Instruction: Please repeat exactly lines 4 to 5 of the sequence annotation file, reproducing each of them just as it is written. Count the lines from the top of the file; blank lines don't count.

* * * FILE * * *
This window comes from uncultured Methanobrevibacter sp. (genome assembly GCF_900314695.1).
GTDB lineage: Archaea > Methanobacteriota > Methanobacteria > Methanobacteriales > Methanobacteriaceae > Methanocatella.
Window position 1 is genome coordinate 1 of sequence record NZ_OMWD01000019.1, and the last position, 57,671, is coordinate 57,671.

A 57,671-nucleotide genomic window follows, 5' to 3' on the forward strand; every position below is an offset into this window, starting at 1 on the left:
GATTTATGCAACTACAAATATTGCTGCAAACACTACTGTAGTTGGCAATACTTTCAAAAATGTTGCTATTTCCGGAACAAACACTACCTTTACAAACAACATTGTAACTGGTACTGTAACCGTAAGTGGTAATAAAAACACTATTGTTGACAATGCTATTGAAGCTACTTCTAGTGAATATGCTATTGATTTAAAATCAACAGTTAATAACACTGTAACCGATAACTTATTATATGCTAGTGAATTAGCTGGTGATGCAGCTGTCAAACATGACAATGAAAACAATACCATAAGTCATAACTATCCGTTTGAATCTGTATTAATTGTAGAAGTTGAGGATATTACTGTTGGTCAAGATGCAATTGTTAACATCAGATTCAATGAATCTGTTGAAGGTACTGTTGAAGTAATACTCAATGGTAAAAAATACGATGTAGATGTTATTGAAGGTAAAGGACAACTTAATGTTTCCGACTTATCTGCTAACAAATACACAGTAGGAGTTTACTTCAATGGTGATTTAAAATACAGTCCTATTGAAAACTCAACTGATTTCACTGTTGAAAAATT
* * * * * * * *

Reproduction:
A 57,671-nucleotide genomic window follows, 5' to 3' on the forward strand; every position below is an offset into this window, starting at 1 on the left:
GATTTATGCAACTACAAATATTGCTGCAAACACTACTGTAGTTGGCAATACTTTCAAAAATGTTGCTATTTCCGGAACAAACACTACCTTTACAAACAACATTGTAACTGGTACTGTAACCGTAAGTGGTAATAAAAACACTATTGTTGACAATGCTATTGAAGCTACTTCTAGTGAATATGCTATTGATTTAAAATCAACAGTTAATAACACTGTAACCGATAACTTATTATATGCTAGTGAATTAGCTGGTGATGCAGCTGTCAAACATGACAATGAAAACAATACCATAAGTCATAACTATCCGTTTGAATCTGTATTAATTGTAGAAGTTGAGGATATTACTGTTGGTCAAGATGCAATTGTTAACATCAGATTCAATGAATCTGTTGAAGGTACTGTTGAAGTAATACTCAATGGTAAAAAATACGATGTAGATGTTATTGAAGGTAAAGGACAACTTAATGTTTCCGACTTATCTGCTAACAAATACACAGTAGGAGTTTACTTCAATGGTGATTTAAAATACAGTCCTATTGAAAACTCAACTGATTTCACTGTTGAAAAATT